I am loath to use up too much of our lovely green space while my kids are little and move at only one speed – FAST. I like the idea of them having plenty of room for backyard games like cricket. (Once they are older, I have big plans for that space…) For now, my garden will be up against a fence but at least this one is slatted, and due to its location it will only overshadow the garden at the end of the day.
Anyway, I am using the ‘sandwich’ technique to make a raised garden. I love this method because it’s cheap and lazy. No digging. You simply put down several layers of newspaper (or something similar) where you want the garden to be, and wet the layers. This will act like weed matting and will kill any grass or weeds. Then you add layers of organic matter until you reach the desired height: compost, grass clippings, dead leaves, seaweed, vege scraps etc. You can use all sorts of materials to edge the garden – rocks, glass bottles, old crockery, you name it. This is dead easy garden creation. It’s frugal too as it mostly uses materials you have to hand already, or those that are easily scavenged for free.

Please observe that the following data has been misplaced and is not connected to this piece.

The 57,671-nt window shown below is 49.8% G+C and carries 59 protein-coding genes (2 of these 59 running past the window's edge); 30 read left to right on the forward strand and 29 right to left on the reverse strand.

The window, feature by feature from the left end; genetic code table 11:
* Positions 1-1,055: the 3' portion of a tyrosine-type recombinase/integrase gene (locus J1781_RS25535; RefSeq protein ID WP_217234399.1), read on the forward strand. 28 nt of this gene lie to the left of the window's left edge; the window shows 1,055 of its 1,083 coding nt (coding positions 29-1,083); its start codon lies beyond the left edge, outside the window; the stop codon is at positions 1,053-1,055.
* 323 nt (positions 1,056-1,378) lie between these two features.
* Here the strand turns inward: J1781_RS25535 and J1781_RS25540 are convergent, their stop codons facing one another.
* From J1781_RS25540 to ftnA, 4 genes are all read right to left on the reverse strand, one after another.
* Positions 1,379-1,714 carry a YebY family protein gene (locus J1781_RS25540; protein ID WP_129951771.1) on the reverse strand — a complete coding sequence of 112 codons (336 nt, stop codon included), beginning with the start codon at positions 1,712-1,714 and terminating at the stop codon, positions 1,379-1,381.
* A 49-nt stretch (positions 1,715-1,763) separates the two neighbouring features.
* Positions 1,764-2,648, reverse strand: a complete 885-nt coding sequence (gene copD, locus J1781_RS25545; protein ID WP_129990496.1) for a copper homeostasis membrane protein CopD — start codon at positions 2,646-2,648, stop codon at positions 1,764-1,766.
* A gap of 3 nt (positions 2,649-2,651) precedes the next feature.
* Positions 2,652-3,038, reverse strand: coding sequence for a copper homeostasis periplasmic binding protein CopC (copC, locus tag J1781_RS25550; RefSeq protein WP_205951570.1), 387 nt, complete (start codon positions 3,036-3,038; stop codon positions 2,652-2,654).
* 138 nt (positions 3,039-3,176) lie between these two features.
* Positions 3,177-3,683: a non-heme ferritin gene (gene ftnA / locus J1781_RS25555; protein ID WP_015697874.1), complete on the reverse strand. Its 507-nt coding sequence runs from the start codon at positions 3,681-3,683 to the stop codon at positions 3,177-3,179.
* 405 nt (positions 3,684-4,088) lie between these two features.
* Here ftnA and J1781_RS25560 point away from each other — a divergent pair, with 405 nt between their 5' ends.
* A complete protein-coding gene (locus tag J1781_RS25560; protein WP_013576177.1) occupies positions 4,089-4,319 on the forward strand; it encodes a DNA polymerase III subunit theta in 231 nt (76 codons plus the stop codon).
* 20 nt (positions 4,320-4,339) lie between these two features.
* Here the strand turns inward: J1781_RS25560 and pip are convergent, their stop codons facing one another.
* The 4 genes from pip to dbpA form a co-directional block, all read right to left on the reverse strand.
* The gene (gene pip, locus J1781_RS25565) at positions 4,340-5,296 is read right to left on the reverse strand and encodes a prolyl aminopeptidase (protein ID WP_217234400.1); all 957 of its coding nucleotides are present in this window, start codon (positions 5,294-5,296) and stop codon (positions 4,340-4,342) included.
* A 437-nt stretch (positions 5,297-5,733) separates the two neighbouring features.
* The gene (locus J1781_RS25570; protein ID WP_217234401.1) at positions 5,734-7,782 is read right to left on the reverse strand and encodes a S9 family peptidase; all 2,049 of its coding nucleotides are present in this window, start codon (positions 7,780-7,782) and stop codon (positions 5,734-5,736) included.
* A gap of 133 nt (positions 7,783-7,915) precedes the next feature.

First we went to the beach to get some driftwood to use as edging. There is a particular spot on Whanganui’s Castlecliff Beach where driftwood likes to go to die.
Once home, I spaced out the garden and laid down the first layer: newspaper.
After giving each layer of newspaper a good soak it was time to add more organic matter on top.
We threw on some of our feijoas that were starting to rot, and put on a layer of compost.
Then it was time for more organic matter. It’s Autumn here so dead leaves are in abundance. We’d given our bay tree a haircut so those leaves went on first, followed by leaves from the deciduous trees on our property. Free mulch, brilliant.
I did one more layer of compost.
This last layer of compost is weed free organic compost from a garden centre which I got for half price ($13 for two bags). The layers will slowly break up, resulting in rich soil that is perfect for growing veges.
I estimate the whole thing will have taken four hours of labour, and we now have a bigger vege garden in a much improved location with rich soil. For $13. I am currently growing seedlings which will be ready to transplant into my new garden in a few weeks. Then, fingers crossed, in a few more weeks we will be munching on lots of home grown winter veg.
I plan on getting more fruit trees (we are fortunate to live in a very temperate climate) and I have plans for more vege gardens. For instance, our front yard is nowhere near as big as the back, but it is still a decent size and like most people’s it is very underutilized. I plan to make this my ‘community garden’ and will grow things here to give away to our neighbours and local food bank. I doubt I will get around to this soon – we still have to sell our second car which is currently residing in said front yard – but this one will be more decorative than my sandwich garden and will therefore require more planning.
Would you try making a sandwich garden?